NRC Issues Subsequent License Renewals for First Time to Nuclear Reactors in Florida

LCG, December 11, 2019--The Nuclear Regulatory Commission (NRC) staff recently approved Florida Power & Light's (FPL's) application for an additional 20 years of operation for Turkey Point Nuclear Generating Units 3 and 4. This is the first time the NRC has issued renewed licenses authorizing reactor operation from 60 to 80 years. The subsequent (or second) license renewals (SLRs) for Turkey Point Unit 3 and Unit 4 now expire on July 19, 2052 and April 10, 2053, respectively.

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New York Poised to Close Last Coal-fire Power Plant

LCG, December 4, 2019--The last operating coal-fired power plant in New York is moving toward closure shortly. Last month, Somerset Operating Company, a subsidiary of Riesling Power LLC, submitted a request to the New York State Public Service Commission (NYSPSC) to waive the state's required, 180-day notice to close the Somerset Station, allowing the facility to be retired on February 15, 2020. Closure is contingent on approvals by both NYSPSC and the New York Independent System Operator (NYISO), which will evaluate if it will cause an adverse effect on grid reliability.

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Industry News

Washington State May Offer Tax Breaks for Power

LCG, Feb. 14, 2001A Washington state lawmaker yesterday introduced legislation that would provide tax breaks to companies building new power plants. "We are in a world of hurt and we need to do something," said state Rep. Larry Crouse, a Republican.

Crouse, who is co-chairman of the Washington state House Technology, Telecommunications and Energy Committee, said he hoped his measure, if adopted, would encourage developers of plants for which permits have been issued to complete their projects.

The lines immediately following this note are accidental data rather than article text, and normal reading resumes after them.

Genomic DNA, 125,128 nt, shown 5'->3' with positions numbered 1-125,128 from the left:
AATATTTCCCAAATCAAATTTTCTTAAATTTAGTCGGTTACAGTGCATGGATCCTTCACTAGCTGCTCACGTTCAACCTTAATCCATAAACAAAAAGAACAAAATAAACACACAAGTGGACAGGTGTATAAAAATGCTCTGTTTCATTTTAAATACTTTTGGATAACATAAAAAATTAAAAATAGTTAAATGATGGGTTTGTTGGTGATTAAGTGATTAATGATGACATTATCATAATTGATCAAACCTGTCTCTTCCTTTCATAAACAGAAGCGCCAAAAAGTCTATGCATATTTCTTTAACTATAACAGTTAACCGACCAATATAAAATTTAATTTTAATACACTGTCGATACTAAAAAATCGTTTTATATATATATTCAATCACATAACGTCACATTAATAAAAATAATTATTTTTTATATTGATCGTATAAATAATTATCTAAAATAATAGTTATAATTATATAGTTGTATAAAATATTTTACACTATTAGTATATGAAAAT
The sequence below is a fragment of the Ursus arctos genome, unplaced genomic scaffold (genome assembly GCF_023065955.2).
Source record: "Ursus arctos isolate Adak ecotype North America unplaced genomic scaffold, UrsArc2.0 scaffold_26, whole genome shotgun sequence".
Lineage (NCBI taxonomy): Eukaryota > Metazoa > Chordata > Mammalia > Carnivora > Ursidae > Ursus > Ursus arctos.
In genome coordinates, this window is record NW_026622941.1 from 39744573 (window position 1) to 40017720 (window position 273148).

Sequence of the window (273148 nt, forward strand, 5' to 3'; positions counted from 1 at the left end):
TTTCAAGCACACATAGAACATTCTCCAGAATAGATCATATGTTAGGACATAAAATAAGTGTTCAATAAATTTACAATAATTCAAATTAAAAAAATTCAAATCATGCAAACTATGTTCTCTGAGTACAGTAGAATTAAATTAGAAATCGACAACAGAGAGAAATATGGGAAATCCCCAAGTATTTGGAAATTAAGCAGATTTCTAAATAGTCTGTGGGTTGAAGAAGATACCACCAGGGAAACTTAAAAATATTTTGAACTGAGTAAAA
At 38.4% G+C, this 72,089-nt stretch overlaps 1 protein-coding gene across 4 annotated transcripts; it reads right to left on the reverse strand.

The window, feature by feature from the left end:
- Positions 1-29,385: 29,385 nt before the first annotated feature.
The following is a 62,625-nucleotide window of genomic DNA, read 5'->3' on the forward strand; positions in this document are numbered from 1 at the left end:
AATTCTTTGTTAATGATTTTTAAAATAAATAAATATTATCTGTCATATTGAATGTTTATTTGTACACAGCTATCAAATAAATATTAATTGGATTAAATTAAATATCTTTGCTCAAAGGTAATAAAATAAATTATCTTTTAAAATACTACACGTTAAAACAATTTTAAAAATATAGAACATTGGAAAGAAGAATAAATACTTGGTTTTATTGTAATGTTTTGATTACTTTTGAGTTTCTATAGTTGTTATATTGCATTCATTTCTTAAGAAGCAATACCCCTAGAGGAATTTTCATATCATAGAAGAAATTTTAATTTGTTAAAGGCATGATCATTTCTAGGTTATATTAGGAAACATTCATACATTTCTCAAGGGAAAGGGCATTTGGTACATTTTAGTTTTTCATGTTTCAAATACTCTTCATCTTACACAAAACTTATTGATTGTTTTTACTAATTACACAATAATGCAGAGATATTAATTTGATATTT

The bill would exempt developers from state sales taxes on machinery and equipment for new power plants is 70 percent of their power production were sold within Washington for 10 years. The measure would defer the taxes for ten years if the power were sold outside of the state.

Crouse also introduced legislation that would allow power plant developers to get preferential treatment in their applications for water use permits, by going to the head of the line at the Washington Department of Ecology. That department has a long waiting list of other developers seeking water rights, some for years, and Crouse doesn't want that backlog to slow down power plant development.

"This doesn't take away anyone's water rights. But these plants will never get sited if they have a three- or four-year wait. It effectively shuts down the siting of generation," the Spokane lawmaker said.

Both measures will meet with stiff perhaps fatal opposition. Gov. Gary Locke last year vetoed a bill that would have given a tax break to the developer of a new power plant and has said tax breaks are not the answer to the state's energy problems.

"A tax break is not going to do a whole lot," said Collins Sprague, director of state government relations for Avista Corp., the former Washington Water Power Co. "The reason you haven't seen a lot of plants proposed for construction in the 1990s is because wholesale market prices have been so low, the prices just haven't been there. And we had tremendous high water years in 1995 and 1996, and all that depressed prices too."

The other co-chairman of Crouse's committee, state Rep. Erik Poulsen was more than skeptical. "We throw tax breaks at problems when we are not really sure what else to do," the Seattle Democrat said.

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